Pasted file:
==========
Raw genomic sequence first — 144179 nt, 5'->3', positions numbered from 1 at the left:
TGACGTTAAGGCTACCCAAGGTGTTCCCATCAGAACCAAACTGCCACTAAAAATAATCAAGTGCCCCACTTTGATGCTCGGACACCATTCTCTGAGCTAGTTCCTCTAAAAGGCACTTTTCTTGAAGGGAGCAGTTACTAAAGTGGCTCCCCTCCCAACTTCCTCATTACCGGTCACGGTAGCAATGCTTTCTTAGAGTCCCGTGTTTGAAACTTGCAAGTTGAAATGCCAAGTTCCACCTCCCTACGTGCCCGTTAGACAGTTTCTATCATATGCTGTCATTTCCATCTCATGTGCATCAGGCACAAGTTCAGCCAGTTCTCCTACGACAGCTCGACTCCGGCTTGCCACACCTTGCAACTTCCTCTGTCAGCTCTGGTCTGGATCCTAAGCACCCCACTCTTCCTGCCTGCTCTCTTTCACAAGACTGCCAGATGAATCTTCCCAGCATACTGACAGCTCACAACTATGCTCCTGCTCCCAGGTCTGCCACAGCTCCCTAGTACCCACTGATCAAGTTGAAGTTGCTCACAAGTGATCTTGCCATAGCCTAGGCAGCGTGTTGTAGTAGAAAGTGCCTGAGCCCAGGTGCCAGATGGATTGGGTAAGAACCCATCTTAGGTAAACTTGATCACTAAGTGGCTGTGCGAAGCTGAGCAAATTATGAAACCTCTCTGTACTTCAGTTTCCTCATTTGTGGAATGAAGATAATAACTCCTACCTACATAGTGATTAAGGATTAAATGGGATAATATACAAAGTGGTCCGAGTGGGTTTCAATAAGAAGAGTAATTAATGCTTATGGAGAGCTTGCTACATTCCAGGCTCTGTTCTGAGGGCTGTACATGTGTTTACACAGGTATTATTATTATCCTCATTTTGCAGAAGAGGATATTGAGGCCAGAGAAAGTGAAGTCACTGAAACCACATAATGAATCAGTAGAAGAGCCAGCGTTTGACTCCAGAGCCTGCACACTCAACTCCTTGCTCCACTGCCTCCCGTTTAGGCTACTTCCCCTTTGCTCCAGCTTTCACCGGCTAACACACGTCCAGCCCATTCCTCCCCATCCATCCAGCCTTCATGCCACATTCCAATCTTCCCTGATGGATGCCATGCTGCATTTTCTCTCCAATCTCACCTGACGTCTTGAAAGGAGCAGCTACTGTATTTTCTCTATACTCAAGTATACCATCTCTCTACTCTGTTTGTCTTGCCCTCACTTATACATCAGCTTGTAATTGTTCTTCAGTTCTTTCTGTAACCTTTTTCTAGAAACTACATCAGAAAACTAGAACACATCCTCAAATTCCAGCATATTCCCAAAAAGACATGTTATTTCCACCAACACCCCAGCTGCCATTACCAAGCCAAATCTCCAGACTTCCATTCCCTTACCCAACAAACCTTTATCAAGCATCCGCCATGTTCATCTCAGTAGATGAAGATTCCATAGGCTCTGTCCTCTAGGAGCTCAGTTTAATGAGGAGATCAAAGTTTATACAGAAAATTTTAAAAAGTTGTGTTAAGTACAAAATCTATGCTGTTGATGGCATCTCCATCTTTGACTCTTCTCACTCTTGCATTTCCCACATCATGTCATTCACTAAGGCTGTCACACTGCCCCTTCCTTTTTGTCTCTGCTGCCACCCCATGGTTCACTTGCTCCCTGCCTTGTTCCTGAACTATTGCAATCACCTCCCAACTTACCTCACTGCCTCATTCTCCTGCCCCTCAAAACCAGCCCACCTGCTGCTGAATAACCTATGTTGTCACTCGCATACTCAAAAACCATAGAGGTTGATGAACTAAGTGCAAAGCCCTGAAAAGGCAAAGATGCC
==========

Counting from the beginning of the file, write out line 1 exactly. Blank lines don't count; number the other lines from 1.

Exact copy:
Raw genomic sequence first — 144179 nt, 5'->3', positions numbered from 1 at the left: